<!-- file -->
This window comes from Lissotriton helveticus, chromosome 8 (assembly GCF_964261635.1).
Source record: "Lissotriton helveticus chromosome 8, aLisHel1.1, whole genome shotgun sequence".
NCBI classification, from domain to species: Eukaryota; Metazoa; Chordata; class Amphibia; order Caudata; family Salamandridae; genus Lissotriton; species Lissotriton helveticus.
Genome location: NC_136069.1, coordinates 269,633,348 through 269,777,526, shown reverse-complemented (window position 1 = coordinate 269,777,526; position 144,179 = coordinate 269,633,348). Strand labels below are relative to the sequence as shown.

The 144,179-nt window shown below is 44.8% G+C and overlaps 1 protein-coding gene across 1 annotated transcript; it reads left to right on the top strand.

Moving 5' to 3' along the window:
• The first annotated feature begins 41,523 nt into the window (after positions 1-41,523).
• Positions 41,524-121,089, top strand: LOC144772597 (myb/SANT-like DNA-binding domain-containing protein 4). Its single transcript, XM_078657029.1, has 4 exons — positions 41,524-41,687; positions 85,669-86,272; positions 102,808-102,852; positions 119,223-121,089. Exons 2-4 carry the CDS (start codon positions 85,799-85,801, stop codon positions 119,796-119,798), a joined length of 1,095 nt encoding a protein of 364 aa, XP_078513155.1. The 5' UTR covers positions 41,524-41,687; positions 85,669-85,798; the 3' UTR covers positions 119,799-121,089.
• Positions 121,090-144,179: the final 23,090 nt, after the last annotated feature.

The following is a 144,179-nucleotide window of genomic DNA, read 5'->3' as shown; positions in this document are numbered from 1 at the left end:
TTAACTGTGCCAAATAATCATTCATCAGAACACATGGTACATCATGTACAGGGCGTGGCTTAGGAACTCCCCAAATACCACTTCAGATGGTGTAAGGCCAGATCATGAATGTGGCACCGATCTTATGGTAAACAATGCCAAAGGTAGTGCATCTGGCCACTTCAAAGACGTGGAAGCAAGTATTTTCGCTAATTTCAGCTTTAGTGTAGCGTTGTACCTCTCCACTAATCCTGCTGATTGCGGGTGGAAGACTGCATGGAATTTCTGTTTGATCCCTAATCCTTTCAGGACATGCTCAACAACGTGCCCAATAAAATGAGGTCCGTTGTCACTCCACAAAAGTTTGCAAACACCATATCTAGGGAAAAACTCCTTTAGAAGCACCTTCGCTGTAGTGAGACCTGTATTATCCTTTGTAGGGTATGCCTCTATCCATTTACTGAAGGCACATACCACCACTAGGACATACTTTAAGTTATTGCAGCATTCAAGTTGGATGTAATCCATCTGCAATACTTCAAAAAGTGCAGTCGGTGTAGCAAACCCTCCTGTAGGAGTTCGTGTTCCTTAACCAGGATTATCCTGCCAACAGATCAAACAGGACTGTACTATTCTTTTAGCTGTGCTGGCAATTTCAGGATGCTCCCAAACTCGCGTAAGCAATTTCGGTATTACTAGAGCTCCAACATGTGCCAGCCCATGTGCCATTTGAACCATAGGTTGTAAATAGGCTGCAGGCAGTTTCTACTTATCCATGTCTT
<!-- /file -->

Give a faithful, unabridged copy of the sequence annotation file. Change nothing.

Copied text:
This window comes from Lissotriton helveticus, chromosome 8 (assembly GCF_964261635.1).
Source record: "Lissotriton helveticus chromosome 8, aLisHel1.1, whole genome shotgun sequence".
NCBI classification, from domain to species: Eukaryota; Metazoa; Chordata; class Amphibia; order Caudata; family Salamandridae; genus Lissotriton; species Lissotriton helveticus.
Genome location: NC_136069.1, coordinates 269,633,348 through 269,777,526, shown reverse-complemented (window position 1 = coordinate 269,777,526; position 144,179 = coordinate 269,633,348). Strand labels below are relative to the sequence as shown.

The 144,179-nt window shown below is 44.8% G+C and overlaps 1 protein-coding gene across 1 annotated transcript; it reads left to right on the top strand.

Moving 5' to 3' along the window:
• The first annotated feature begins 41,523 nt into the window (after positions 1-41,523).
• Positions 41,524-121,089, top strand: LOC144772597 (myb/SANT-like DNA-binding domain-containing protein 4). Its single transcript, XM_078657029.1, has 4 exons — positions 41,524-41,687; positions 85,669-86,272; positions 102,808-102,852; positions 119,223-121,089. Exons 2-4 carry the CDS (start codon positions 85,799-85,801, stop codon positions 119,796-119,798), a joined length of 1,095 nt encoding a protein of 364 aa, XP_078513155.1. The 5' UTR covers positions 41,524-41,687; positions 85,669-85,798; the 3' UTR covers positions 119,799-121,089.
• Positions 121,090-144,179: the final 23,090 nt, after the last annotated feature.

The following is a 144,179-nucleotide window of genomic DNA, read 5'->3' as shown; positions in this document are numbered from 1 at the left end:
TTAACTGTGCCAAATAATCATTCATCAGAACACATGGTACATCATGTACAGGGCGTGGCTTAGGAACTCCCCAAATACCACTTCAGATGGTGTAAGGCCAGATCATGAATGTGGCACCGATCTTATGGTAAACAATGCCAAAGGTAGTGCATCTGGCCACTTCAAAGACGTGGAAGCAAGTATTTTCGCTAATTTCAGCTTTAGTGTAGCGTTGTACCTCTCCACTAATCCTGCTGATTGCGGGTGGAAGACTGCATGGAATTTCTGTTTGATCCCTAATCCTTTCAGGACATGCTCAACAACGTGCCCAATAAAATGAGGTCCGTTGTCACTCCACAAAAGTTTGCAAACACCATATCTAGGGAAAAACTCCTTTAGAAGCACCTTCGCTGTAGTGAGACCTGTATTATCCTTTGTAGGGTATGCCTCTATCCATTTACTGAAGGCACATACCACCACTAGGACATACTTTAAGTTATTGCAGCATTCAAGTTGGATGTAATCCATCTGCAATACTTCAAAAAGTGCAGTCGGTGTAGCAAACCCTCCTGTAGGAGTTCGTGTTCCTTAACCAGGATTATCCTGCCAACAGATCAAACAGGACTGTACTATTCTTTTAGCTGTGCTGGCAATTTCAGGATGCTCCCAAACTCGCGTAAGCAATTTCGGTATTACTAGAGCTCCAACATGTGCCAGCCCATGTGCCATTTGAACCATAGGTTGTAAATAGGCTGCAGGCAGTTTCTACTTATCCATGTCTT